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Coronavirus: Hertz declares bankruptcy in North America

2020-05-23T06:20:07.250Z

The hundred-year-old car rental company, which saw its 700,000 vehicles immobilized, had already dismissed two thirds of its employees in the States



The American car rental company Hertz, created in 1918 and known throughout the world, placed itself Friday night under the American regime of bankruptcies, decimated by the pandemic of new coronavirus. "The impact of Covid-19 on travel demand has been sudden and dramatic, resulting in a sharp drop in company revenues and future bookings," the group said in a statement.

This procedure, which should allow the company to reorganize its financial structure and avoid liquidation, currently concerns only its operations in the United States, very badly affected by the pandemic, and in Canada. It spares Europe, Australia and New Zealand, its main operational regions.

If rental activities have resumed partially with the deconfinement of several parts of the globe, "the uncertainty remains as to the return of revenues and the complete reopening of the market […] which required today's action" , adds the company. The resumption of activity is difficult to estimate and the business clientele of the lessor has largely started teleworking.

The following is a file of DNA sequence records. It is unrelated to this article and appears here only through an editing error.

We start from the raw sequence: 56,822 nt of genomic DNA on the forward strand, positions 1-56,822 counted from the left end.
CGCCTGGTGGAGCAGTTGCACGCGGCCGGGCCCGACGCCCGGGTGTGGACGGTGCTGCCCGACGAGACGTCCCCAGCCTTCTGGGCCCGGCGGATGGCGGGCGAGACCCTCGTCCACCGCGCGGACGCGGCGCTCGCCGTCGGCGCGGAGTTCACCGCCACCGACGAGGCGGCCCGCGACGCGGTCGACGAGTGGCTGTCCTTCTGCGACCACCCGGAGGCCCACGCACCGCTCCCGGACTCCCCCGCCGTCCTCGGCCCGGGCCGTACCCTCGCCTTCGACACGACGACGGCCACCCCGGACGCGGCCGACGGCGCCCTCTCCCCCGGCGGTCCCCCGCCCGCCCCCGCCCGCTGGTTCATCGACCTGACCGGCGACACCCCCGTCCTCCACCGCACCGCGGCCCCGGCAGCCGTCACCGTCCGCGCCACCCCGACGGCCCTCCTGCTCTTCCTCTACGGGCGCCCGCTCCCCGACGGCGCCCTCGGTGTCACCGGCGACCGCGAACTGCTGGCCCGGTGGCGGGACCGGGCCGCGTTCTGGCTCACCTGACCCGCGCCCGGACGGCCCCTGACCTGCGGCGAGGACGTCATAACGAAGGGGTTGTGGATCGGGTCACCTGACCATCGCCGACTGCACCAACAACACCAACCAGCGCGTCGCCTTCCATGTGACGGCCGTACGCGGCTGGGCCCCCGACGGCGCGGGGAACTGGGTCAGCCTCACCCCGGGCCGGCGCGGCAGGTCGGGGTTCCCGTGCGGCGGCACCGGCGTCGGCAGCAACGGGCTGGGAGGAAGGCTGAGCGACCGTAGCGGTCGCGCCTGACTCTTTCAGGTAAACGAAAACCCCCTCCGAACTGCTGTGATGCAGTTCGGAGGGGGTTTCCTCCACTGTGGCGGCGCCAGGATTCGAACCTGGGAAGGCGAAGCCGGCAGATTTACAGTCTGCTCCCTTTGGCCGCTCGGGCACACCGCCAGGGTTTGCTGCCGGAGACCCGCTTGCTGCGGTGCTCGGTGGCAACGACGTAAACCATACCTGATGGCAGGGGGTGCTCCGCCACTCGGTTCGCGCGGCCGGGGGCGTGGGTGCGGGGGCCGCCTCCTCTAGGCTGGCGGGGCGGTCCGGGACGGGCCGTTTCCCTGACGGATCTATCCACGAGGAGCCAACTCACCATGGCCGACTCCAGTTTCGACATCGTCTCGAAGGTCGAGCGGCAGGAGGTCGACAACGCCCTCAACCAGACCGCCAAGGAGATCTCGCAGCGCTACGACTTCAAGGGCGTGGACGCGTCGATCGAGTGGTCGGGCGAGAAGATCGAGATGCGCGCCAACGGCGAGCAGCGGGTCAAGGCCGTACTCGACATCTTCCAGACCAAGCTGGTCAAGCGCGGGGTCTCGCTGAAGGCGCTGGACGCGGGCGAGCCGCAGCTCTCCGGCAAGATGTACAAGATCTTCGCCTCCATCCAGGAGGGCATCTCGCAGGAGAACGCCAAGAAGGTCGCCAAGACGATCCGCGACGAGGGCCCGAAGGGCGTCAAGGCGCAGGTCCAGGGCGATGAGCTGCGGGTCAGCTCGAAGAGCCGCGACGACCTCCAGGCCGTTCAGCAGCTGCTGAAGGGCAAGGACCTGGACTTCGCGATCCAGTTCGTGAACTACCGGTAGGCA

10,000 jobs cut in North America

Hertz, backed by billionaire investor Carl Icahn, operates the car rental brands Hertz, Dollar and Thrifty, missed a loan repayment last week. On Monday, it appointed a new CEO, Paul Stone, who asked the lenders to extend the payment deadline until May 22. In vain.

On April 21, Hertz had already announced that it would cut 10,000 jobs in North America, or 26.3% of its global workforce, to save money in the face of the uncertainties caused by the pandemic. Tonight, the group said it had actually laid off 20,000 people in total, out of 29,000 employees employed at the end of 2019 in the United States, and 38,000 worldwide.

Hertz did not mention the amount of its debt, but the Wall Street Journal and Reuters reported Friday evening a debt of about $ 19 billion and nearly 700,000 vehicles largely unused because of the coronavirus.

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2020, however, had started well for the Estero, Florida-based holding company: after four consecutive years of losses, in a very competitive sector, turnover had jumped by 6 and 8% in January and February.

Source: leparis

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